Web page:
Last updated on July 2, 2021
What is a rubber dam?
A rubber dam or dental dam is a thin sheet of latex or latex-free material. It is used to isolate teeth from the rest of the mouth during a dental procedure to improve the success of tooth repairs. This is what it looks like:
Dental dams come in lots of different colours, such as green, blue, or purple.
If you are allergic to latex or if the smell of latex reminds you of bad experiences, ask your dentist to use a non-latex version.
What do you use a dental dam for?
- A dental dam should always be used for root canal treatment 12
- Many other dental procedures such as fillings, especially with materials that need a dry environment to bond properly.
How is it put on?
Your dentist or their assistant uses a hole punch to make a hole in the sheet for the tooth (or teeth) they want to isolate.
Next, your dentist puts a small clamp around the tooth (of course, you are numbed up before the clamp goes on). Then, your dentist slips the sheet around the clamp. Lastly, they attach the sheet to a metal or plastic frame to keep it stretched. Now you’re all set – the rubber dam will shield your mouth from any water or instruments. Only the tooth or teeth that your dentist works on are visible.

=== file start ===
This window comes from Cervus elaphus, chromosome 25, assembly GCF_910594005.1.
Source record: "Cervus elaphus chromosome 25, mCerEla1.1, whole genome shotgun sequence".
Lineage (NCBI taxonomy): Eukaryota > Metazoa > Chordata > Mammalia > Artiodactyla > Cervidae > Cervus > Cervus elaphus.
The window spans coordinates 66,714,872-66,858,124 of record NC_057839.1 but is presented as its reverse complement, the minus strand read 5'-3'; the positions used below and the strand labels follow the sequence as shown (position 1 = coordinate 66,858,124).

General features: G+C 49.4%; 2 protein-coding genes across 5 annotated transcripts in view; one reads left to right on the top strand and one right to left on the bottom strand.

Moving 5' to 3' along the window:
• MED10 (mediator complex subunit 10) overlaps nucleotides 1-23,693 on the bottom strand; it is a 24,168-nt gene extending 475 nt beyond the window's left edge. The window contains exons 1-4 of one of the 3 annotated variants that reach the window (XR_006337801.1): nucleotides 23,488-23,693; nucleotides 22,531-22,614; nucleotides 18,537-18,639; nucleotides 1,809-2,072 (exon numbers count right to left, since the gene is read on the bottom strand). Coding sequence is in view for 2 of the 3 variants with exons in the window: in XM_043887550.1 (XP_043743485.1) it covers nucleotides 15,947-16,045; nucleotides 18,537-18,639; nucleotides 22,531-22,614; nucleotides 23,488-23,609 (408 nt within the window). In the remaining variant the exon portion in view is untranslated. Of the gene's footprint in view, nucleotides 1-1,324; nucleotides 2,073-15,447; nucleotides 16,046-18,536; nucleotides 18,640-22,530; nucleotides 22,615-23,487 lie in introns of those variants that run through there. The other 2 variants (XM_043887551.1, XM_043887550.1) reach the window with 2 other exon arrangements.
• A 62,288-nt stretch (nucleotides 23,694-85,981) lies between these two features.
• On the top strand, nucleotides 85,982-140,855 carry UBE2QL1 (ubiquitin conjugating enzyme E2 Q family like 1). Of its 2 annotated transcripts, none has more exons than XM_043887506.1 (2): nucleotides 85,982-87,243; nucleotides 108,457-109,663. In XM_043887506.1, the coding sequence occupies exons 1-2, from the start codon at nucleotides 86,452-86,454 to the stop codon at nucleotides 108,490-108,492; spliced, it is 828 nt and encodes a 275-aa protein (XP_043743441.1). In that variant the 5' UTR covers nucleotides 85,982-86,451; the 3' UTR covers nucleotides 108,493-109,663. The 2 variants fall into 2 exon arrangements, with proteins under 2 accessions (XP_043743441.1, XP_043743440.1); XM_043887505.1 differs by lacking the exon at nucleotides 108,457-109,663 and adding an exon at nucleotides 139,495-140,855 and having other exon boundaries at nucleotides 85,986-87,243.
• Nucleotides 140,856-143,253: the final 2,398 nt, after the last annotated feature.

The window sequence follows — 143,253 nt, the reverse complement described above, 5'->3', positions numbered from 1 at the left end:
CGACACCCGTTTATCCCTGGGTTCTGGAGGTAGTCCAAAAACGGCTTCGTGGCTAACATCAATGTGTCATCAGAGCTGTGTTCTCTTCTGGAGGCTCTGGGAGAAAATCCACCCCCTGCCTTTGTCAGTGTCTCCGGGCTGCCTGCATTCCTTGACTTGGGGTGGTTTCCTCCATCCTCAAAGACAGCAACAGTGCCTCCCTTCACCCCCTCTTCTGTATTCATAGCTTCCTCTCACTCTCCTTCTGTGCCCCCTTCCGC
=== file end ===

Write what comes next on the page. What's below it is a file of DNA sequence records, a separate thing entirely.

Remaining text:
Your dentist may use a different order or technique – depending on their personal preferences and the tooth (or teeth) in question.
Why use a rubber dam?
- It stops bacteria in your saliva from splashing onto the tooth. That way, the bacteria in saliva can’t re-contaminate the tooth during root canal treatment.
- You can’t get water, debris, or anything else into your throat. Also, the tiny files used to clean out the tooth during root canal treatment can’t drop into your mouth.
- It keeps the tooth dry – many modern dental materials need a dry, clean environment to bond properly.
- It protects the tongue, lips, cheeks by keeping them out of the way.
- If you’re prone to gagging, it can protect your gag reflex area.
- It can create a distance between yourself and the treatment:
Think of it as a ‘raincoat’ which you hide under while ‘your tooth’ not ‘you’ is being treated. – from our message boards
Can I breathe through my mouth with the rubber dam on?
Many people worry that they won’t be able to breathe. With the usual dental dam design (a sheet on a frame), there tends to be lots of room around the sides. So you should be able to breathe through your mouth: